You won’t find much if you search the Web for “the crash of the sun.”
Some of what you do find is less than palatable, unless you’re into the ambient/electronica/experimental music of the Italian band SBPS2. Down at the tail end of the nine Google results, you’ll find a link to Volume 23 of Estonian Folklore.
Estonia is a curious country. Snuggled up against Russia — if one can place such a cuddly word so near to that totalitarian nightmare — with a frozen coastline on the Gulf of Finland, the country has been fought over by Poland, Germany, Denmark, Germany, Russia and Sweden. In the 1400’s it was part of Livonia, and despite the Christianization of the pagans the country still has its own curious identity.
In 1639, the characters from my novel travel by ship from Reval (present-day Tallinn) to Riga, and are forced to land on the island of Saaremaa to make repairs.
Ulf looked around at the crew members sleeping on the dry sand around him. Others had been sent for construction materials, food and water. From the west, borne on the soft wind, he could hear the bark of seals and the cries of birds. Master Jens turned the carcass of the dead bird over the open fire and continued the telling — the endless telling — of yet another boring story from the dying past.
“The island settlements to the east are ancient, and the place was known to the vikings as Eysysla. Eirik – a bastard son of the Norsk King Haakon Sigurdsson – invaded here 600 years ago, killing everyone he found and taking Danish ships as his own. But today it is a haven for healers. They say massive stones fall here from the sky, trailing fire and bringing magic elements. Don’t be surprised if witches appear to you out of thin air. And whatever they ask of you, don’t do it.”
Ulf wished the old man would just shut up.
As you can see, I am not Ulf. The story of the meteorite is real, and it fascinates me — as do the other stories that Master Jens tells. Volume 23 of Estonian Folklore tells what really happened.
The Kaali meteorite crash is the kind of unique and astounding event that must have become a topic of storytelling and singing for many generations afterward. As mentioned above, it evidently occurred around 2000 BC, on Saaremaa Island in the Baltic Sea. As recent scientific studies have established (Tiirmaa 1994), a meteorite of iron streaked from east to west over the Estonian mainland, broke apart as a result of atmospheric friction, and hit the island in at least 9 places, leaving craters that can be seen to this day.
Tiirmaa (1994: 63) likens the event to a small nuclear explosion (minus radioactivity). … the amount of energy needed to form the main crater was equivalent to 1-4 kilotons (1–4 million kg or 2–8 million pounds) of TNT explosive. The largest fragment hit the ground and exploded with enough energy to create a crater 110 m in diameter, 22 m deep, with a rim 4–7 m above the ground.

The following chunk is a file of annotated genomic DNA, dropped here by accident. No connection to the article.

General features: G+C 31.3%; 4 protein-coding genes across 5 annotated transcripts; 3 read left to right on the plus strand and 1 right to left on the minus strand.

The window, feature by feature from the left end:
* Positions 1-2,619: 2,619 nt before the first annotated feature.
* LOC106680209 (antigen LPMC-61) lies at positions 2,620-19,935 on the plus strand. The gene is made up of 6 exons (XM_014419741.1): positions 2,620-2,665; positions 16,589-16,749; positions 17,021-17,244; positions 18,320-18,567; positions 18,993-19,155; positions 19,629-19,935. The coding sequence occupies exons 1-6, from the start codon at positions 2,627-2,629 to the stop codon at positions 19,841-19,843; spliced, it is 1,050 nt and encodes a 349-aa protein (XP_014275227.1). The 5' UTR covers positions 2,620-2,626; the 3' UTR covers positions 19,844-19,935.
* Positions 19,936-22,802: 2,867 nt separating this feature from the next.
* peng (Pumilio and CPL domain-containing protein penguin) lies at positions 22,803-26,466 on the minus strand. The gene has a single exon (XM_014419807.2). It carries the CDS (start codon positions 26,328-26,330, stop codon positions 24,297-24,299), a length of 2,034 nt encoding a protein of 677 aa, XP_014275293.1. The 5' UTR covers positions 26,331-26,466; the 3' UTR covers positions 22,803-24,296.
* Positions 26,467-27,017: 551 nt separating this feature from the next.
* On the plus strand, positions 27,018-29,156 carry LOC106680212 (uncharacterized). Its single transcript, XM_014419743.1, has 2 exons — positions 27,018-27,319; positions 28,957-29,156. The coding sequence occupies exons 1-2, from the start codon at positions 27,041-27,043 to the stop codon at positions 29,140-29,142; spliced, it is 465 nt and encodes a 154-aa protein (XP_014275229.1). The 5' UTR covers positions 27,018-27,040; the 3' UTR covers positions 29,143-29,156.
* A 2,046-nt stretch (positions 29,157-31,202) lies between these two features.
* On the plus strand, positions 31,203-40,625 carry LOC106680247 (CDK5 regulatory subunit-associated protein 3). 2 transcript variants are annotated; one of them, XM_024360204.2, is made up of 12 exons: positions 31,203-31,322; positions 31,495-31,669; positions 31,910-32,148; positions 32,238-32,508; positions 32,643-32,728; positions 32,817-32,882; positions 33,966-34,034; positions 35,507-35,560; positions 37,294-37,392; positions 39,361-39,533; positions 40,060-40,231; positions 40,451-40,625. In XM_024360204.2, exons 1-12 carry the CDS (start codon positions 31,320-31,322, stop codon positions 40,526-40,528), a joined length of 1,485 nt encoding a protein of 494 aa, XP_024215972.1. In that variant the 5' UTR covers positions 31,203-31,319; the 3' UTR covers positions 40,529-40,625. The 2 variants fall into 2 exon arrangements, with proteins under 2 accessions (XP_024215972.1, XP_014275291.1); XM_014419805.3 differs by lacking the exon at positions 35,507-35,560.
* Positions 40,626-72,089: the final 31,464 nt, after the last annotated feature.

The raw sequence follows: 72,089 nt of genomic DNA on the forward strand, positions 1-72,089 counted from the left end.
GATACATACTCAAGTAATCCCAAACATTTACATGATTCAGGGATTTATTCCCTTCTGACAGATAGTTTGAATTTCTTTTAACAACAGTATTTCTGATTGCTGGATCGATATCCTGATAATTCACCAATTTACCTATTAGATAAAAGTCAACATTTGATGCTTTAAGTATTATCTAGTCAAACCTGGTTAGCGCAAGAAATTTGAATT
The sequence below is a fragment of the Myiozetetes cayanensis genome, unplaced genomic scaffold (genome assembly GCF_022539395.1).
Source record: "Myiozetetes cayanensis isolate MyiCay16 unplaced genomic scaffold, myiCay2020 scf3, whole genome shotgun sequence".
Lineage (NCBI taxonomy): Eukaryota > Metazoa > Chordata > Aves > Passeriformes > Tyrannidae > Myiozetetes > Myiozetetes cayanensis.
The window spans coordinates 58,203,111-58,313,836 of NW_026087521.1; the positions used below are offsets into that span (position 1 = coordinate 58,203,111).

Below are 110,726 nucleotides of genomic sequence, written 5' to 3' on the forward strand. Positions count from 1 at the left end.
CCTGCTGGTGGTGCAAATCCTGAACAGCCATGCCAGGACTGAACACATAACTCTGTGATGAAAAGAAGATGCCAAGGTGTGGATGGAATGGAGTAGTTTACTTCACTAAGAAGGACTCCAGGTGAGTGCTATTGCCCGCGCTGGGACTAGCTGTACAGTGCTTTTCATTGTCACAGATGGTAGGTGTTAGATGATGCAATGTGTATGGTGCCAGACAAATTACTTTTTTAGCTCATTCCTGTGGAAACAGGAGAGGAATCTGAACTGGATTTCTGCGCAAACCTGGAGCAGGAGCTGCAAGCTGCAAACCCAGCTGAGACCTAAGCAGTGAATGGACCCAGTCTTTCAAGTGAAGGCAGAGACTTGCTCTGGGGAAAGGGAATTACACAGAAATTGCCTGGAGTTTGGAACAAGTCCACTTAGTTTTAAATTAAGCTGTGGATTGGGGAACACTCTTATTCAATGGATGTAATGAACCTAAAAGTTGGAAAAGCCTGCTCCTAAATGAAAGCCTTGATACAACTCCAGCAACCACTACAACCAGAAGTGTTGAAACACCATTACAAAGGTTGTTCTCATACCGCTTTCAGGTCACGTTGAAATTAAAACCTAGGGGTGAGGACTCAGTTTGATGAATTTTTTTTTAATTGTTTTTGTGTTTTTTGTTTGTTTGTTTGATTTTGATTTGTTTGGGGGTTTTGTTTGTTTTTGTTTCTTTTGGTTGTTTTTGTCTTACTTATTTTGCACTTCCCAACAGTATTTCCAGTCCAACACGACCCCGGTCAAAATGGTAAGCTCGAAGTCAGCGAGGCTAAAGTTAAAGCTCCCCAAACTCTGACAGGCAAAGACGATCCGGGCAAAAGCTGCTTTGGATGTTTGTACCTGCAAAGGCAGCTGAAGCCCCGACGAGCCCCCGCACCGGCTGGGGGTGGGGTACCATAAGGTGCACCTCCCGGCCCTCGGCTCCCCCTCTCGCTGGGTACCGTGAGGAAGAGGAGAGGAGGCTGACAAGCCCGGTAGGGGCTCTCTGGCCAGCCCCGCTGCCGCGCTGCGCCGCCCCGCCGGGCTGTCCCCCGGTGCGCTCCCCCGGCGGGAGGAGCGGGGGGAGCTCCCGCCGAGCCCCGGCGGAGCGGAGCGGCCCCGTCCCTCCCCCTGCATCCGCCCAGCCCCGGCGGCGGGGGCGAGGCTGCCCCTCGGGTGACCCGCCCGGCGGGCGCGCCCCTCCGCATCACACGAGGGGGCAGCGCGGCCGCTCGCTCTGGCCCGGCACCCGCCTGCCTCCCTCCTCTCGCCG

It is hard to imagine what went on in the minds of the humans who saw flaming chunks of the sky fall to earth, heard the sonic boom of the streaking fragments and the ear-splitting crash, felt the ground shudder beneath their feet, and were engulfed by a great cloud of dust and ash. Trees, animals, and dwellings within a radius of 2–5 km from the site would have been destroyed, a forest fire would have been ignited, and the survivors would have had to run for their lives to avoid asphyxiation from the vaporized and pulverized matter and gases. This may have been the greatest meteorite impact ever in a populated area. It was truly a fearsome and spectacular event, more than enough to alter existing world-views and to inspire new tales and songs.
The long-tailed fireball would have been brighter than the sun, visible not just on Saaremaa but as far as 700 km (450 miles) away (Meri 1984: 55; Tiirmaa 1994: 65). Included in the area of direct observability are much of southern Finland and Karelia, the Novgorod area of Russia, the Polish coast, and lower Sweden.
At the end of the dissertation comes a song. The Kaali Meteorite Song. “Each song line is to be sung first by the lead singer [storyteller], and repeated by the chorus [listeners].”
Narrator: The night was dark. The sky-god Ukko decided to shed more light on earth.
Ukko struck to make a fire,
Struck a white-hot lightning fire.
From his flaming sword he struck it,
As the sparks did fly and sputter;
Fire hit against his fingers,
Sputtered sparks from sacred fingers,
High above aloft in heaven,
On the starry plains of heaven.
Narrator: He entrusted the care of the fire to the maid of air, for her to form and shape.
Into a new moon to form it,
Into a new day to shape it.
Narrator: But this did not turn out well.
Imbi rocked the baby fire,
Back and forth the little white one.
On her hands she held the fire,
Put the spark up on her fingers:
Fire fell from butterfingers
From the fingers of the guardian.
Narrator: The catastrophe followed
Heaven torn and lacerated,
Skyvault became perforated;
Fire tore through sky like blizzard,
Sped and crashed along the cloudline,
Through nine heavens it descended,
Through six spangled vaults of heaven.
Evil deeds it then accomplished,
Cruel deeds it perpetrated:
Burning up the daughters’ bosoms,
Tearing at the breasts of maidens,
And the knees of boys destroying,
And the master’s beard consuming.
And of all its deeds most evil:
Burned the baby in his cradle.
Went on burning many uplands,
Many uplands, many boglands,
Crashed at last into the water,
In the waves of Lake Alue:
And the fire rose up flaming,
And the sparks a rose all crackling.
Three times in a night of summer,
Nine times in a night of autumn,
Roared up to the height of spruce trees,
Sprang up high against the shorebanks
With the strength of furious fire,
With the might of angry white heat.
Even threw the fish on dry land,
Heaved the perch across the beaches.